Pfizer Inc on Monday struck a roughly $43 billion deal for Seagen Inc to bulk up its cancer treatments portfolio, as the drugmaker braces for a steep fall in COVID-19 product sales and loss of exclusivity for some top sellers.

Following its failed deal with Merck last year, Seagen has a new suitor. The Seattle-based company is in talks with Pfizer over a potential acquisition, The Wall Street Journal reported Sunday evening, citing people familiar with the matter.

The Washington-based biotech is focusing on upcoming label expansions and its promising pipeline.

With the approval, Tukysa became the first FDA-approved treatment for RAS wild-type, HER2-positive metastatic colon cancer, a cancer with historically poor outcomes.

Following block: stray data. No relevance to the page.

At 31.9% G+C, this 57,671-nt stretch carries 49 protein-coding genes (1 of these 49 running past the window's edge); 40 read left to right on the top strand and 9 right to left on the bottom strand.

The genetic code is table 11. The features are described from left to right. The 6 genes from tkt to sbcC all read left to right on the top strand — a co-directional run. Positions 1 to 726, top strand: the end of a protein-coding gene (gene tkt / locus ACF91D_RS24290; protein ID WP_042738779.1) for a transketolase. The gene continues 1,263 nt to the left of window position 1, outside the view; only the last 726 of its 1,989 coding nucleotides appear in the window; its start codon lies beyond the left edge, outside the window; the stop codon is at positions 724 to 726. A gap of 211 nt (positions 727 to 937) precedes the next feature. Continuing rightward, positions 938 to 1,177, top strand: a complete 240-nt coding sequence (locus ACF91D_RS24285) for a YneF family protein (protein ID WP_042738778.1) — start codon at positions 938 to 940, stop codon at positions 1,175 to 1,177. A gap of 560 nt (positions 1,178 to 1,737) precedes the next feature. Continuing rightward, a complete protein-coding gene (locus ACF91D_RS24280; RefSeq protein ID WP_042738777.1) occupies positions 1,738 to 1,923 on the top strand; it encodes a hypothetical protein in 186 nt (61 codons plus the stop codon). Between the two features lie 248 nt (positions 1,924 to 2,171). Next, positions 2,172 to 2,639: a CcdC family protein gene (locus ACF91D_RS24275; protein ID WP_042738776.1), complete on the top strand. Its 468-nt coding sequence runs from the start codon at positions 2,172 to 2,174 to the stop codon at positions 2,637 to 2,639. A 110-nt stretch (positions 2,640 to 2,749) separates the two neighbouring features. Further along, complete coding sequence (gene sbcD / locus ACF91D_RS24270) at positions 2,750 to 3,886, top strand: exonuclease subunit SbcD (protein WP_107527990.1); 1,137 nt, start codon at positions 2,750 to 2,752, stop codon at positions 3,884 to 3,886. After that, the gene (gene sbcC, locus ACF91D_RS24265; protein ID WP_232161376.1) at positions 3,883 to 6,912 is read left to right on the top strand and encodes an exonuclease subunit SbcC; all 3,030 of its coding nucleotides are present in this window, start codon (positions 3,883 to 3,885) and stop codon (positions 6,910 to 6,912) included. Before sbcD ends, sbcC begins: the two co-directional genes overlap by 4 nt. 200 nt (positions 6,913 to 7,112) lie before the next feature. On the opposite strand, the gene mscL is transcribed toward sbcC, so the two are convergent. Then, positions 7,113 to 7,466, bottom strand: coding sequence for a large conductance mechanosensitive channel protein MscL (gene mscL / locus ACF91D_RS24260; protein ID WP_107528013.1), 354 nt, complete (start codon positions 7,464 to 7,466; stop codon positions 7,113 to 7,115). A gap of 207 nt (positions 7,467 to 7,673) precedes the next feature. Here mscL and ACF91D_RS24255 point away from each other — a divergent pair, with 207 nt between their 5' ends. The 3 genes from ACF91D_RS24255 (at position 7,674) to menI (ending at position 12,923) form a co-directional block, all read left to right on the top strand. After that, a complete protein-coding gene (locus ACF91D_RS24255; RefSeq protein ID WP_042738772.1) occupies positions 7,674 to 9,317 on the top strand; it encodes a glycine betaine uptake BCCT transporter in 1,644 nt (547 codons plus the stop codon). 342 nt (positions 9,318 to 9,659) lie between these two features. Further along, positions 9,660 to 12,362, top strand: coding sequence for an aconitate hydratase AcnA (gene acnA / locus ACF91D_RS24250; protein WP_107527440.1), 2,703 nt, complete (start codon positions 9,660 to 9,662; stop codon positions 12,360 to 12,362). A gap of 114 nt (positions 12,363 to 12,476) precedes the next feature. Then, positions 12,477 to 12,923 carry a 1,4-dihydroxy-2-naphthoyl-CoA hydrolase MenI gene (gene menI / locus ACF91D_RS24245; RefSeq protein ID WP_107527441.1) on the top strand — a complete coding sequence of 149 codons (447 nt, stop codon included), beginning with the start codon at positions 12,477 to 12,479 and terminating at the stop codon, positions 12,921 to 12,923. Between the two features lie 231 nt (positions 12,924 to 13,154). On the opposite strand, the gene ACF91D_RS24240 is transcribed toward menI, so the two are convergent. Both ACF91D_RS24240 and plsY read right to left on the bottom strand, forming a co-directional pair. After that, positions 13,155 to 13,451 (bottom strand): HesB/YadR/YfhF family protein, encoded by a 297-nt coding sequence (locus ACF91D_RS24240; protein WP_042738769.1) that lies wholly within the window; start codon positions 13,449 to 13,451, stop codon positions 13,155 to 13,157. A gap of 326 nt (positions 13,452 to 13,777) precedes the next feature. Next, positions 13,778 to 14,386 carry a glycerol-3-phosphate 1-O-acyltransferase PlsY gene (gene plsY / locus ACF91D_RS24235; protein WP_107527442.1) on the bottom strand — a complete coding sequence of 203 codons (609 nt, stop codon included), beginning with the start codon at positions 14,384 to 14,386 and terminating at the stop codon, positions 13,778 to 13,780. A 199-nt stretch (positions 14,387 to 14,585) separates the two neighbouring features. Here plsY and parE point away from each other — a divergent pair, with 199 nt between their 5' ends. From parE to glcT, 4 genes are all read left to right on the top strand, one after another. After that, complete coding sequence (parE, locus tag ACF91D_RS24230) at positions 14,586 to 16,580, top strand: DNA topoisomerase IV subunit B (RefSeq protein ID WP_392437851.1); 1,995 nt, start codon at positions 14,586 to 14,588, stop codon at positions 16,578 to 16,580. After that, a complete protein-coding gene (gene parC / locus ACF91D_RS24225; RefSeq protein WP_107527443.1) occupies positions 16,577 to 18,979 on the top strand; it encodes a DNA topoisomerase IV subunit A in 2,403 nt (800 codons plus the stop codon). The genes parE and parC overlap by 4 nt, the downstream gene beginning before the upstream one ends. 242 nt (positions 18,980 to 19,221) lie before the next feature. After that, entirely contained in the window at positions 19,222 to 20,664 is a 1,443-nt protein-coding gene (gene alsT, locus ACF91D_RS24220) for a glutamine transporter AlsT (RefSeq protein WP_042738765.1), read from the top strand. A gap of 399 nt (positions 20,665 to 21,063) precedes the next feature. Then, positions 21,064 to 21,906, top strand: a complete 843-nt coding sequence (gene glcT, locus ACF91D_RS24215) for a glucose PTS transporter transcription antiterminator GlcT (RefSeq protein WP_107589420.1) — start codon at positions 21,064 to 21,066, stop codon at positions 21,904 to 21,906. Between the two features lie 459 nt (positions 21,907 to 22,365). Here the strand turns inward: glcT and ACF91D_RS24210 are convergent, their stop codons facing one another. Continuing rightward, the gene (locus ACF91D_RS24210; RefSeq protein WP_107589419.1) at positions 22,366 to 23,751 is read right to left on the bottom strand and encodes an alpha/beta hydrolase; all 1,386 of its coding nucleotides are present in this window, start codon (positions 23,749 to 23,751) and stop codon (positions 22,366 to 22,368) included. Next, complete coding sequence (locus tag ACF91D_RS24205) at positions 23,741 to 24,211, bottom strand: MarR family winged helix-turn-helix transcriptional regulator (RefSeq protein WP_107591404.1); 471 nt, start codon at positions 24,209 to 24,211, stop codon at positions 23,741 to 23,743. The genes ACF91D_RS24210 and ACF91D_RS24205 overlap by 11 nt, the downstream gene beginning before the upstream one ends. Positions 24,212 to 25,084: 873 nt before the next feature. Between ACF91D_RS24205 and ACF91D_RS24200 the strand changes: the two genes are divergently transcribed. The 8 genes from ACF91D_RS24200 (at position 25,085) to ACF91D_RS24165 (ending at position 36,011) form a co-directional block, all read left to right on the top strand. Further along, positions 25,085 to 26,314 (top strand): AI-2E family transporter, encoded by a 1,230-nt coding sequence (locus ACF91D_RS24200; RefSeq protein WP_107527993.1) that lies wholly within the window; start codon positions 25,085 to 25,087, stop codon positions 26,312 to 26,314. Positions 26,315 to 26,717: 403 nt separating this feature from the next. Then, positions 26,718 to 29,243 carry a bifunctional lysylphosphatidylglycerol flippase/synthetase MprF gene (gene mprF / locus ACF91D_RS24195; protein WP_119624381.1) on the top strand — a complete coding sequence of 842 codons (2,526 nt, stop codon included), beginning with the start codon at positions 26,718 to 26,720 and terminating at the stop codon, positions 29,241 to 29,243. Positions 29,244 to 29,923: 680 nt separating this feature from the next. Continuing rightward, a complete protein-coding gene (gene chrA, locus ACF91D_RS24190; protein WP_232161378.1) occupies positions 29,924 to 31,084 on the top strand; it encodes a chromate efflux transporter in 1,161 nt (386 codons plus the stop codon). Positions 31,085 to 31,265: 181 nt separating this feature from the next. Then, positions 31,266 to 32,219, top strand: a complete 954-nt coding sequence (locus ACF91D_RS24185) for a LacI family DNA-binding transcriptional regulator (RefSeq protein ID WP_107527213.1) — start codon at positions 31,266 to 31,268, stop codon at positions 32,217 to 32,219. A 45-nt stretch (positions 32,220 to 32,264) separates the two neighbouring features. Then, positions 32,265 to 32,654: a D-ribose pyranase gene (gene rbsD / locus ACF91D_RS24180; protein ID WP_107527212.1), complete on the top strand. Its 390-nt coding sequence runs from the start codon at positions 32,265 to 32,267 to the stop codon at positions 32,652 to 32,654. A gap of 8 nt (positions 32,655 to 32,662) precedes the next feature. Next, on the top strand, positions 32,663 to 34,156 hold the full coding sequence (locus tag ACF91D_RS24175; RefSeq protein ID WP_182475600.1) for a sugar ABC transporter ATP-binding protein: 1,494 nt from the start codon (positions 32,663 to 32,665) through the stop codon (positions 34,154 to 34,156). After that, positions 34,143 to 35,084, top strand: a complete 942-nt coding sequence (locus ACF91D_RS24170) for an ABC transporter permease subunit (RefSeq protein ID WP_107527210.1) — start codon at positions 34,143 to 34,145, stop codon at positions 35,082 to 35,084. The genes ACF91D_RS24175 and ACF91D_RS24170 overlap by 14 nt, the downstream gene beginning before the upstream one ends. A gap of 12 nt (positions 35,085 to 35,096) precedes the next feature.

A review of the latest executive moves in the pharma industry over the past several months.

The three costliest therapies under Medicare health insurance in the United States saw price hikes in 2020 but there was not enough evidence of new clinical benefits, the Institute for Clinical and Economic Review (ICER) said on Tuesday.

Seagen is on a roll this week. After naming David R. Epstein as its new CEO, the Washington-based biotech announced that Adcetris (brentuximab vedotin) has been given FDA approval for the treatment of children aged two years and above with high-risk classical Hodgkin lymphoma. 

After six months of searching for its next chief executive, Washington’s largest biotech firm has found its match. On Thursday, Seagen named David R. Epstein as CEO.

Seagen and LAVA Therapeutics inked a licensing deal for LAVA’s Gammabody platform for solid tumors, which can potentially exceed $700 million.

Merck’s bid to buy the cancer-focused Seagen has hit a roadblock after the two companies failed to agree on a price, according to a Bloomberg report published Friday, citing sources familiar with the matter.